lists of citizens guilty of no crime, for the purposes of harassing and monitoring them. ONLY THE
IRS PUBLICLY ADMITS THAT ITS PURPOSE IS TO INSTILL FEAR INTO THE CITIZENRY AS A TECHNIQUE FOR PERFORMING ITS FUNCTION.
Hanson said that the IRS "is an extraordinary example of the age-old adage that
the 'end justifies the means.' The means used by the Agency is growth. In fact, it has a pathological fixation for growing,
for consuming. The IRS reminds me of a tasteless parody of bad science fiction--a monstrous organism from another
planet bent on devouring all within its path until its swelling protoplasm finally fills the entire earth."
Hanson did such a good job of showing how corrupt the IRS is that the agency attacked him on a technicality. He was
tried and found guilty and sent off to prison. The government simply incarcerates its vocal critics. That is how our government
works and that is how it keeps the sheep lining up for the slaughterhouse each April 15.
figure from the early years of the Freedom Movement is Dr. Cleon Skousen. Dr. Skousen founded the Freeman Institute,
which is located in Salt Lake City. Dr. Skousen received his jurs doctorate from George Washington University and
he practiced law in the District of Columbia. He was chief of police in Salt Lake City from 1952 to 1956 and he taught
law at the BYU from 1956 to 1979. He has written many books on history, economics and law and he is especially well
known for his excellent material that explains the United States Constitution.
Trusts and the IRS
The IRS takes the following position toward the trusts that are being set
up by many groups across the country:
"When trusts are used for legitimate business, family or estate planning purposes, either the trust, the trust beneficiary
or the transferor to the trust, as appropriate under the tax laws, will pay the tax on the income generated by the trust property.
In the abusive trust arrangements, presently being marketed as tax avoidance vehicles, the original owner of the assets effectively
retains authority to cause the financial benefits of the trust to be directly or indirectly returned or made available to
the owner. These arrangements seek to reduce or eliminate the purchaser's tax liability without reducing real income
or the taxpayer's control over the income or property. This type of arrangement is not permitted under Federal tax law.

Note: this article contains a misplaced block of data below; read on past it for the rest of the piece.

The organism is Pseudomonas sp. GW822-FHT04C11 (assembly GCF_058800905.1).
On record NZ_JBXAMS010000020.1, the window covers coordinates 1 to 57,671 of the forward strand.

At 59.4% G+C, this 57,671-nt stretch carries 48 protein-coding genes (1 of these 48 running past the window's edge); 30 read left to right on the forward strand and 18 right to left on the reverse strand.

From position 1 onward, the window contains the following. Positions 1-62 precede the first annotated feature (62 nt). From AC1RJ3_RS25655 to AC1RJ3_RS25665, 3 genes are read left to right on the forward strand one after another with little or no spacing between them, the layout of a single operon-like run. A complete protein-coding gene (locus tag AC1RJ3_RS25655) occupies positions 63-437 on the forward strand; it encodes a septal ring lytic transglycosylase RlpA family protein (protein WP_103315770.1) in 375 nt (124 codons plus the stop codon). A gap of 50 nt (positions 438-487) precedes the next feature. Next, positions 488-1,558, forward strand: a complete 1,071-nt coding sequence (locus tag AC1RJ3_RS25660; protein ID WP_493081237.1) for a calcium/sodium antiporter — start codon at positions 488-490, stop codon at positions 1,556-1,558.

Several well-established tax principles
control the proper tax treatment of these abusive tax arrangements. If the person who transferred property into the
trust (called the 'grantor') retains control over the trust property or income, then that person will be taxed on the income.
I.R.C.671-679; and Wesenberg v. Commissioner, 69 T.C. 1005 (1978). Under the substance over form doctrine,
the abusive trust arrangements may be viewed as sham transactions, and the IRS may ignore the trust and its transactions
for federal tax purposes. See Markosian v. Commissioner, 73 T.C. 1235 (1980); and Zmuda v.
Commissioner, 731 F.2d 1417 (9thCir. 1984). If the trust is not a sham and is not a grantor trust, the trust
is taxable on its income, reduced by amounts distributed to beneficiaries. See Sections 641, 651, 652, 661, and 662.
Alleged charitable payments made by the trust, which in substance are for the benefit of the owner or the owner's family members,
are not deductible charitable contributions. See, e.g. Fausner v. Commissioner, 55 T.C. 620 (1971).
The courts have consistently held that non-deductible personal expenses cannot be transformed into deductible expenses by
the use of trusts. See e.g., Schulz v. Commissioner, 686F.2d 490 (7th Cir.1982); Neely v. United
States, 775 F.2d 1092 (9th Cir. 1985). In addition, transfers to a trust may be subject to gift taxes and/or the
property may be included in the grantor's estate upon death.
The courts have sustained the imposition of civil or criminal penalties against taxpayers who attempt to use trusts to evade
tax liability as well as against the promoters who sell these arrangements. Accordingly, in addition to disregarding
the trust entity, the Government may pursue civil and criminal penalties against such taxpayers and promoters. See,
e.g. Wesenberg, supra; United States v. Buttorff, 761 F.2d 1056 (5th Cir. 1985); United
States v. Krall, 835 F.2d 711 (8th Cir. 1987); and Zmuda, supra."
If you have been sold a common law or pure trust and the promoter took the
position that you can receive expenses from the trust and that the payments are non-taxable; and that the trust is not required
to file returns and pay taxes, please pay attention to the discussion quoted above. The IRS may attack your trust in